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NASA Selects Geostationary and Extended Orbits Imager Phase A Contracts

By Doug Messier
Parabolic Arc
April 10, 2021
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Hurricane Humberto (Credit: NOAA)

WASHINGTON (NASA PR) — NASA has selected L3Harris Technologies Inc. of Fort Wayne, Indiana, and Raytheon Company of El Segundo, California, for the Geostationary and Extended Orbits (GEO-XO) Imager (GXI) Phase A Study contracts. The GXI Phase A Study requirement will provide services to help meet the objectives of the National Oceanic and Atmospheric Administration (NOAA) GEO-XO program.

The total value of each of these one-year firm-fixed price contracts is approximately $6M. The work will be performed at the contractors’ facilities in Indiana and California.

The principal purpose of these contracts is to provide a definition-phase study of a geostationary Imager instrument. The Imager will be an infrared and visible imaging instrument that is planned to fly on the NOAA GEO-XO program series of geostationary satellites, with the first launch planned for 2032.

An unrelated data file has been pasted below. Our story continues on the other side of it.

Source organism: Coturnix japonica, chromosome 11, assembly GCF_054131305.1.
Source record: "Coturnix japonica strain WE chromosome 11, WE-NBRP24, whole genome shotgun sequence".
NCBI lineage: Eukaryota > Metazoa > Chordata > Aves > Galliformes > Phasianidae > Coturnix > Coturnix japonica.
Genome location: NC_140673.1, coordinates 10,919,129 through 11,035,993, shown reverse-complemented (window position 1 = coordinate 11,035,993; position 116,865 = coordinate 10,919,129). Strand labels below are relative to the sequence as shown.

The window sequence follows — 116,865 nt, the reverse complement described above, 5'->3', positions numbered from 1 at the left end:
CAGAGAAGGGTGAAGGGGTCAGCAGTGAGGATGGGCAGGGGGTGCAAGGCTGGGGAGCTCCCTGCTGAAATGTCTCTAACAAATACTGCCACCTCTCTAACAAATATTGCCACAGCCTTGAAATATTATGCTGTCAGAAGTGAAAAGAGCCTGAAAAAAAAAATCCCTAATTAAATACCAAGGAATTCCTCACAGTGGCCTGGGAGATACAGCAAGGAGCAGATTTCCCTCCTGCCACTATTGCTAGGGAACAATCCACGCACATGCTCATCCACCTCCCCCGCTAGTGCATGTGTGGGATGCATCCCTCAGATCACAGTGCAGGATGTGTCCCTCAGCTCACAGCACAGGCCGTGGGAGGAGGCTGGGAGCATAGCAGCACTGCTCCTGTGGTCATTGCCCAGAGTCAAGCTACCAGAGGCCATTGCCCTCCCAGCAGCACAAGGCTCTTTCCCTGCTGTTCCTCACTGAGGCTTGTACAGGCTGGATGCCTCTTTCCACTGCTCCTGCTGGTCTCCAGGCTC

NOAA’s GEO-XO mission is the groundbreaking development of a satellite system that will advance Earth observations from geostationary orbit. The mission will supply vital information to address major environmental challenges of the future in support of weather, ocean, and climate operations in the United States. The GEO-XO system will continue and expand observations provided by the GOES-R series of satellites. GEO-XO will bring new capabilities to address emerging environmental issues and challenges that threaten the security and well-being of every American. NOAA is working to ensure these critical observations are in place by the early 2030s, as the GOES-R Series nears the end of its operational lifetime.

The GEO-XO program is a collaborative partnership between NASA and NOAA. NOAA funds, operates, and manages the program, and NASA’s Goddard Space Flight Center in Greenbelt, Maryland, develops and acquires the mission system including management of the acquisition of the Phase A formulation contracts.

For more information about the GEO-XO mission, visit: